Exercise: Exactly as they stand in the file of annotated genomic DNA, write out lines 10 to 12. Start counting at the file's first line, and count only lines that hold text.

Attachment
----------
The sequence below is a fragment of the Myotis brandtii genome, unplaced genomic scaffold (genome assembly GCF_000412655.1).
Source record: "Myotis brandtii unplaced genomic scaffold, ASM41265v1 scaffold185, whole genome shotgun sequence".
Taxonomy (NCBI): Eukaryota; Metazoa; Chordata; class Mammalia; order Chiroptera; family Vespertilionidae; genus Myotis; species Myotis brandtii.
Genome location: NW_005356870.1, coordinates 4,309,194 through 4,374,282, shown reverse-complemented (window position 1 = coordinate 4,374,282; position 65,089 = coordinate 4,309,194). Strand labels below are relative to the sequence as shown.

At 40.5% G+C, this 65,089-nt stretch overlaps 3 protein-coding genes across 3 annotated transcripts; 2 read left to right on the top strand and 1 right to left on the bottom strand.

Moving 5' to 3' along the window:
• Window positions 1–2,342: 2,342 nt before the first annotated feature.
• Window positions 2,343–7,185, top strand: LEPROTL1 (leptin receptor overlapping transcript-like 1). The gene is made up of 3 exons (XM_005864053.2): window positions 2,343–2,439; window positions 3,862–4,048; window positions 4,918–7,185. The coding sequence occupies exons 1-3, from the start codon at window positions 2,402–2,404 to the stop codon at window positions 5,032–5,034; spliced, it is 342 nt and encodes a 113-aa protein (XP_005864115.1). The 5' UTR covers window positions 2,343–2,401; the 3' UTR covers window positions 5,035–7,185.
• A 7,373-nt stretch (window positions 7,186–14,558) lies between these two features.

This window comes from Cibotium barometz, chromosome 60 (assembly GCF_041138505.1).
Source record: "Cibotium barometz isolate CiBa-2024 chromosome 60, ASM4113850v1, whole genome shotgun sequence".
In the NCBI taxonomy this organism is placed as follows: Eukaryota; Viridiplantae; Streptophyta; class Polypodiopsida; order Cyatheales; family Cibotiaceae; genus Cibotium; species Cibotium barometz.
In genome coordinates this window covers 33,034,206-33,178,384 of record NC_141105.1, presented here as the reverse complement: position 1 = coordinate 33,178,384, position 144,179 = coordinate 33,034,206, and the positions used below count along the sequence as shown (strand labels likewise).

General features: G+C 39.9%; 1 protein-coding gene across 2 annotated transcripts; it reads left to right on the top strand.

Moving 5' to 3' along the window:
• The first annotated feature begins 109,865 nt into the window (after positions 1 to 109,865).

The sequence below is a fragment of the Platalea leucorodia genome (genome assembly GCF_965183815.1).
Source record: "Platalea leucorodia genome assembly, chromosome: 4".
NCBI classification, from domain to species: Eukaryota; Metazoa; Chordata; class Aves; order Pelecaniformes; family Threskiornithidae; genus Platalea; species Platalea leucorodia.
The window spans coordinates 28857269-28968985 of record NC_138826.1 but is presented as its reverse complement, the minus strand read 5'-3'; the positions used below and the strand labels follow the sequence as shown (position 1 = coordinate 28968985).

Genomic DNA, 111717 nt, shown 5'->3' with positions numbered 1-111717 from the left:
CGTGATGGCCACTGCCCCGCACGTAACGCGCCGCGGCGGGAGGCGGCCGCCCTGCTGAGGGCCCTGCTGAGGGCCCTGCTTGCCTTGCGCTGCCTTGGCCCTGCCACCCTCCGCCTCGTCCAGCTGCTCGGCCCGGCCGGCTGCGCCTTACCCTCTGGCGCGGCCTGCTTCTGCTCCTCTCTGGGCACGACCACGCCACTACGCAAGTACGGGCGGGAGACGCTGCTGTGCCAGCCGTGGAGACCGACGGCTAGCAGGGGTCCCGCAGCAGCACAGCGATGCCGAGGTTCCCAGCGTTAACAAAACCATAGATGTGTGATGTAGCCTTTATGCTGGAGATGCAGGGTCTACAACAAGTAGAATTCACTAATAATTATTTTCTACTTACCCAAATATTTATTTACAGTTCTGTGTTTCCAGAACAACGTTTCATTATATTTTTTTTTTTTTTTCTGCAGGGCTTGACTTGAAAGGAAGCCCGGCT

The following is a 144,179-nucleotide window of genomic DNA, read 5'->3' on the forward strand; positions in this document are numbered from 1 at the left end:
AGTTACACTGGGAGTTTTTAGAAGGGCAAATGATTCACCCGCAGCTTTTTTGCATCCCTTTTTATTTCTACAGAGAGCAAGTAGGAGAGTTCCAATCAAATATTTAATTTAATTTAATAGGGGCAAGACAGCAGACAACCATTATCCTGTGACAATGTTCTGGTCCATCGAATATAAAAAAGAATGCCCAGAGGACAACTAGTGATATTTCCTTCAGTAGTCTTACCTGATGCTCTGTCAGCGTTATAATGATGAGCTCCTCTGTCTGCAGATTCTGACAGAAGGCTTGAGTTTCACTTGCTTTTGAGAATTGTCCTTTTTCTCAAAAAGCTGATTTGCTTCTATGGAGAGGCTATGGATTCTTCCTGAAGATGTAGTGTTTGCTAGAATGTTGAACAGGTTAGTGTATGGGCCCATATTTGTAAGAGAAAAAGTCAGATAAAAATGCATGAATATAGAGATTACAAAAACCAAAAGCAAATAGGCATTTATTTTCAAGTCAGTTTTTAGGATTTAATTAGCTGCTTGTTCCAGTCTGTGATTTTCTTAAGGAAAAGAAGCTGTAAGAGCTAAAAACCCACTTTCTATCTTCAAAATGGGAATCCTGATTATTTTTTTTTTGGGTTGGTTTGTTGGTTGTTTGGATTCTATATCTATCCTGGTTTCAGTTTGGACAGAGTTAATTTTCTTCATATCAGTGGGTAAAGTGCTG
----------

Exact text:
This window comes from Cibotium barometz, chromosome 60 (assembly GCF_041138505.1).
Source record: "Cibotium barometz isolate CiBa-2024 chromosome 60, ASM4113850v1, whole genome shotgun sequence".
In the NCBI taxonomy this organism is placed as follows: Eukaryota; Viridiplantae; Streptophyta; class Polypodiopsida; order Cyatheales; family Cibotiaceae; genus Cibotium; species Cibotium barometz.